Seeing Machines’ canny acquisition outweighed by Peel Hunt’s reduced price target

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Investors were left scratching their heads as a bargain acquisition by Seeing Machines that enhances its automotive DMS/OMS offering, cements its presence in Europe and secures it more automotive contracts, was outweighed by news that Peel Hunt has reduced its price target from 12p to 9p.

The acquisition was of Asaphus Vision, a Berlin-based company that was owned by Valeo and which has strong IP in AI and machine learning relating to facial recognition and DMS. According to the RNS issued today, it supports a strategic collaboration with Valeo to grow market share in automotive. Moreover, the  acquisition for US$6m (only $2m in the first two years) is “expected to be cash neutral on an operating basis.”

Peel Hunt had previously stated (in a note dated 26th June) that it would reduce its forecasts “to reflect the timeline for the expansion of its driver monitoring systems (DMS) shifting to the right and slower-than expected roll-out of the Gen 3 aftermarket product.”

It that note it stated:“Greater uptake in ‘basic’ DMS has diluted royalty per car, whilst Gen 3 delays mean Aftermarket sales are low-margin end-of -life Gen 2.”

Today, Peel Hunt analyst Oliver Tipping confirmed that view: “Greater demand for low-priced ‘basic’ DMS and the delay in getting its Gen 3 aftermarket product ready to ship, mean FY24 margins are lower than expected. Underlying progress remains solid, today’s acquisition further differentiates its expertise, and the EU regulations mandating more advanced DMS (at a higher ASP) in 2026 keep us bullish on the medium term prospects. We revise our numbers based on this shift to the right and lower our 12-month TP from 12p to 9p, but retain our Buy rating.”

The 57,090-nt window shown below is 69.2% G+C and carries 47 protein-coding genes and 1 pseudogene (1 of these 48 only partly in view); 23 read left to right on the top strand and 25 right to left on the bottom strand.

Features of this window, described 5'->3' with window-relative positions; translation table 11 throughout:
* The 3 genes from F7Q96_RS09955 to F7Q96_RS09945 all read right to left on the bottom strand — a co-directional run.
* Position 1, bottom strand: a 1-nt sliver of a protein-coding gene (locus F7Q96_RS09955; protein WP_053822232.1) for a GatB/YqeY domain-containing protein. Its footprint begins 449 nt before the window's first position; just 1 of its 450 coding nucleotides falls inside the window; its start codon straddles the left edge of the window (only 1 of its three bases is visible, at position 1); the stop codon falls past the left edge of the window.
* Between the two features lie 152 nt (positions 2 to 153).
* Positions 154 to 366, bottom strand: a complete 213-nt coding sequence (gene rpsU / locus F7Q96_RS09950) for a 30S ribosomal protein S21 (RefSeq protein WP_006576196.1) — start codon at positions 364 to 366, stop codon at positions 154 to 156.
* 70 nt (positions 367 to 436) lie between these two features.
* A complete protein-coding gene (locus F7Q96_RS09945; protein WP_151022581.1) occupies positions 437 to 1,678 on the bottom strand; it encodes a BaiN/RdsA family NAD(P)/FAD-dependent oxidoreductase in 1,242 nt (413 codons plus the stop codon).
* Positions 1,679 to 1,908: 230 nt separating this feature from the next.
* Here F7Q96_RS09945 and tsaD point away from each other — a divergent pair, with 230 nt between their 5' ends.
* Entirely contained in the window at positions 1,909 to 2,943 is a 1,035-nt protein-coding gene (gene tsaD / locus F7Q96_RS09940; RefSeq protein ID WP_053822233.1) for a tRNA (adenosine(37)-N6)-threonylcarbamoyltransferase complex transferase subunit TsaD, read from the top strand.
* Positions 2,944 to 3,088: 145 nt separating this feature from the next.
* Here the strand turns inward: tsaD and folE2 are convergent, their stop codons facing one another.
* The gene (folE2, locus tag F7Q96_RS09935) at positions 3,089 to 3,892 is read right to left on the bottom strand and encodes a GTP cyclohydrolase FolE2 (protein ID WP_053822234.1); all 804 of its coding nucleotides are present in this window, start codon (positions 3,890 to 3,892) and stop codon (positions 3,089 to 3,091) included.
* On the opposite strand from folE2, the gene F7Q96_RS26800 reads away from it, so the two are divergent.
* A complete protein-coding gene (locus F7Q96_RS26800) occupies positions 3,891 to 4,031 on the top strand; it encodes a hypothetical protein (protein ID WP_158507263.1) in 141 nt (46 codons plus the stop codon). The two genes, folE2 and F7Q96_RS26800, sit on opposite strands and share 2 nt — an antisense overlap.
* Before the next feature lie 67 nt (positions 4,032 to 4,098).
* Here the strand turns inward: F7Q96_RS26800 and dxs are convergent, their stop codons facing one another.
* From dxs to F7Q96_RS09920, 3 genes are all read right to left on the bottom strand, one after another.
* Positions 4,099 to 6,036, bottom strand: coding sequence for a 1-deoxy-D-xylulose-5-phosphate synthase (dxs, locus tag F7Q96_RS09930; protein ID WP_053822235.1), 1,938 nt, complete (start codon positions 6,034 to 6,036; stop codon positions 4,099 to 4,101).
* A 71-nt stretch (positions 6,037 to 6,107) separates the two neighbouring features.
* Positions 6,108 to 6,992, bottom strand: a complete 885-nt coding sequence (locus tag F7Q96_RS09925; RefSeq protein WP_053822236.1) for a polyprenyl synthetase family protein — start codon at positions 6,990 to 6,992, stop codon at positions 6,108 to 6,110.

Its forecast revenue figures for the financial year ending 30 June 2025 has been reduced to $76.8m from $91m, with its pre-tax loss forecast to rise to $11.8m from $1.2m, with cash EBITDA falling to $1m from $11.3m. 

Bargain acquisition

Far from being dismayed at these developments, I think the market is being far too pessimistic. Seeing Machines has got a bargain acquisition in Asaphus, which only a year ago was valued at $12.5m by owner Valeo, for whom it was its internal DMS/OMS product development division.  Moreover, it’s tech reached commercial deployment in 3 automotive programmes, including one in China.

According to Peter McNally at house broker Stifel: “While Seeing Machines has worked with Valeo in the past, its work has had to be carefully delineated to account for Aphasus. With the company taking ownership of this asset, it appears that Valeo has now aligned itself with Seeing Machines technology and is evidenced by a statement from a representative of Valeo in today’s release which states, ‘We are delighted with this collaboration. Combining their teams with Seeing Machines, we will benefit from the best-in-class perception software to integrate into our hardware and software architecture for driver and occupant monitoring systems. Together, we will be able to provide more competitive solutions.’

McNally believes this tie up with another Tier 1 automotive supplier, in addition to Magna, is “a sign that the market is increasingly moving toward Seeing Machines’ solution.”

Deepening partnerships

So what are the implications for the future? Well, this is McNally’s take. “We note that less than a year ago, Valeo announced its Smart Safety 360 product that was suggested within the industry to use Mobileye (MYLY.O, not covered) advanced driver assistance (ADAS), as well as Seeing Machines DMS in the same product. We also note that Seeing Machines signed a non- exclusive distribution agreement with Mobileye in February 2023. We wonder what the combination of partnerships including these companies could be in the future. It appears that Seeing Machines has made partnerships/agreements with these companies that could be deepening the involvement amongst them.”

I believe this deal makes Seeing Machines an even more attractive target for an acquisition in the near future as its global dominance grows and high quality DMS/OMS becomes the only game in town.

The writer holds stock in Seeing Machines.

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